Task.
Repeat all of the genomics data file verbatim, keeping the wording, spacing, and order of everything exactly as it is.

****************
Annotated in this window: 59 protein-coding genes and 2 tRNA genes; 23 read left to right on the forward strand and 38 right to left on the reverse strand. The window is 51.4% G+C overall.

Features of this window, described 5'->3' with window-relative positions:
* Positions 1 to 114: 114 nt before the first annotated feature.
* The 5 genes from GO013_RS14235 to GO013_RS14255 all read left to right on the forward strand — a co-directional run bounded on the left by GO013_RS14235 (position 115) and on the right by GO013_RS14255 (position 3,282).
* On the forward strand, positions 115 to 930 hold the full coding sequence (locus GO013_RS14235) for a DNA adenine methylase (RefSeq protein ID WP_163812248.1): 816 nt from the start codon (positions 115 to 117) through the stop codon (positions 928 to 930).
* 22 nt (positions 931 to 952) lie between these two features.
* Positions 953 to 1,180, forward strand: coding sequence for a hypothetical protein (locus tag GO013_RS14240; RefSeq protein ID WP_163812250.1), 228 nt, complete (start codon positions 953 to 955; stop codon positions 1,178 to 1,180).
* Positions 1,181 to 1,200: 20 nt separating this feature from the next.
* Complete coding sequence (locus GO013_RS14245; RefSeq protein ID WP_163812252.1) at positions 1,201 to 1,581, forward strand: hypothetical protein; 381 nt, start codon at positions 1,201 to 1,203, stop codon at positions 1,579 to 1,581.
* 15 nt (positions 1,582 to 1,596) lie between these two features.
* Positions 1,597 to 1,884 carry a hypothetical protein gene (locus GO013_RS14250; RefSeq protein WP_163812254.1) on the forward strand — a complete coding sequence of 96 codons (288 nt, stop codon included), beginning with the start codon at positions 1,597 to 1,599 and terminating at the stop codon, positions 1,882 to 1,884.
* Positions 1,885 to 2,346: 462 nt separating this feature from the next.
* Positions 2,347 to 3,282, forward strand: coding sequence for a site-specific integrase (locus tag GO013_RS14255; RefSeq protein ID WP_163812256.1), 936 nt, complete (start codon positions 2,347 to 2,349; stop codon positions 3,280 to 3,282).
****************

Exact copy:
Annotated in this window: 59 protein-coding genes and 2 tRNA genes; 23 read left to right on the forward strand and 38 right to left on the reverse strand. The window is 51.4% G+C overall.

Features of this window, described 5'->3' with window-relative positions:
* Positions 1 to 114: 114 nt before the first annotated feature.
* The 5 genes from GO013_RS14235 to GO013_RS14255 all read left to right on the forward strand — a co-directional run bounded on the left by GO013_RS14235 (position 115) and on the right by GO013_RS14255 (position 3,282).
* On the forward strand, positions 115 to 930 hold the full coding sequence (locus GO013_RS14235) for a DNA adenine methylase (RefSeq protein ID WP_163812248.1): 816 nt from the start codon (positions 115 to 117) through the stop codon (positions 928 to 930).
* 22 nt (positions 931 to 952) lie between these two features.
* Positions 953 to 1,180, forward strand: coding sequence for a hypothetical protein (locus tag GO013_RS14240; RefSeq protein ID WP_163812250.1), 228 nt, complete (start codon positions 953 to 955; stop codon positions 1,178 to 1,180).
* Positions 1,181 to 1,200: 20 nt separating this feature from the next.
* Complete coding sequence (locus GO013_RS14245; RefSeq protein ID WP_163812252.1) at positions 1,201 to 1,581, forward strand: hypothetical protein; 381 nt, start codon at positions 1,201 to 1,203, stop codon at positions 1,579 to 1,581.
* 15 nt (positions 1,582 to 1,596) lie between these two features.
* Positions 1,597 to 1,884 carry a hypothetical protein gene (locus GO013_RS14250; RefSeq protein WP_163812254.1) on the forward strand — a complete coding sequence of 96 codons (288 nt, stop codon included), beginning with the start codon at positions 1,597 to 1,599 and terminating at the stop codon, positions 1,882 to 1,884.
* Positions 1,885 to 2,346: 462 nt separating this feature from the next.
* Positions 2,347 to 3,282, forward strand: coding sequence for a site-specific integrase (locus tag GO013_RS14255; RefSeq protein ID WP_163812256.1), 936 nt, complete (start codon positions 2,347 to 2,349; stop codon positions 3,280 to 3,282).